Fitzroy Agricultural Corridor—construction of Rockwood Weir and raising Eden Bann Weir Queensland
Mitchell River System Queensland
North Queensland Irrigated Agriculture Strategy: Flinders-Gilbert, large scale infrastructure proposals (e.g. IFED) and on-farm developments Queensland
Nullinga Dam—Cairns Queensland
Urannah Dam—Collinsville Queensland
Ord Irrigation Stage III (water infrastructure components) Western Australia
Northern Territory
Pilbara and/or Kimberley irrigated water pipeline system Western Australia
Expanded Horticulture Production—Northern Adelaide Plains—waste water reuse South Australia
Intensive Livestock and Horticulture Expansion—Northern Dams Upgrade—Clare Valley South Australia
Exploring off-stream storage opportunities to increase water availability for agricultural development Northern Territory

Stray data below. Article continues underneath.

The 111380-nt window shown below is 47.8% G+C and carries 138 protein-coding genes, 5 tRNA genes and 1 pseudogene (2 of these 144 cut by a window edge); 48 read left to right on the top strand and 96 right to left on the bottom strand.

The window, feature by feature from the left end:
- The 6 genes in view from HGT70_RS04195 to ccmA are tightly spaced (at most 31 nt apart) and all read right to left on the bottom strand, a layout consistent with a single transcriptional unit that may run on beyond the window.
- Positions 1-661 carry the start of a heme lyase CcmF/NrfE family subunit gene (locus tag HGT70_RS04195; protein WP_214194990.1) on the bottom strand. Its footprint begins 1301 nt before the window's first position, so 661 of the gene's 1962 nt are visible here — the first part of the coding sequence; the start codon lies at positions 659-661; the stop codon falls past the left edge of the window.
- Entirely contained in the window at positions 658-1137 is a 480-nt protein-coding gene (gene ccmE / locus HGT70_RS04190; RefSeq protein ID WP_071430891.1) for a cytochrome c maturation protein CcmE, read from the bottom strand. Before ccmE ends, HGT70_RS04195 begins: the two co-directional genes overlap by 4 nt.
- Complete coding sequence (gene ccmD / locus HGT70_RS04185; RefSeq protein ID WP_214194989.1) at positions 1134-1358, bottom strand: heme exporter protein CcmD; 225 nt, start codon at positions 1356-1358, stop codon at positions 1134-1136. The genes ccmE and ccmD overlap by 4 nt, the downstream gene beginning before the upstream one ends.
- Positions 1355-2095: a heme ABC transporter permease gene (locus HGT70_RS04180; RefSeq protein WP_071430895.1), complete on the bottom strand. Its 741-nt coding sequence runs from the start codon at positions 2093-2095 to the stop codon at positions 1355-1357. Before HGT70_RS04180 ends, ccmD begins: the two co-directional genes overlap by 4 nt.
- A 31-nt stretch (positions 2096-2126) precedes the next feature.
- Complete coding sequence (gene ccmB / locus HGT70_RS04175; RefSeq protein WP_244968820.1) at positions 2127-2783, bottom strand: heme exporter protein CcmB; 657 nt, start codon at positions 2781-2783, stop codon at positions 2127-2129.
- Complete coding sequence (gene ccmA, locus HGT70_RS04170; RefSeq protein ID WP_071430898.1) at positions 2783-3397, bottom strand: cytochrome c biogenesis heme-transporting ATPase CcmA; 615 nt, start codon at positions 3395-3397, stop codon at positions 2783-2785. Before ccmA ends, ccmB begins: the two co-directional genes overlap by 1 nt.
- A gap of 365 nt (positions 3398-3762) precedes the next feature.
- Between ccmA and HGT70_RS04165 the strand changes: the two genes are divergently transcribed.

Adelaide River Dam/off stream storage Northern Territory
Footnotes
  1. The Working Group consisted of the Minister for Agriculture Barnaby Joyce, Deputy Prime Minister Warren Truss, Minister for the Environment Greg Hunt, Assistant Minister for Infrastructure and Regional Development Jamie Briggs, and Parliamentary Secretary to the Minister for the Environment Senator Simon Birmingham.
  2. Policy ideas have been grouped under 11 categories: infrastructure; working with the State and Territories; competition  and regulation; finance, business structures and taxation; foreign investment; education, skills and training, and labour; drought; water and natural resource management; research, development and extension; biosecurity; and accessing internal markets.
  3. Commonwealth of Australia, Agricultural Competitiveness Green Paper, October 2014, p76.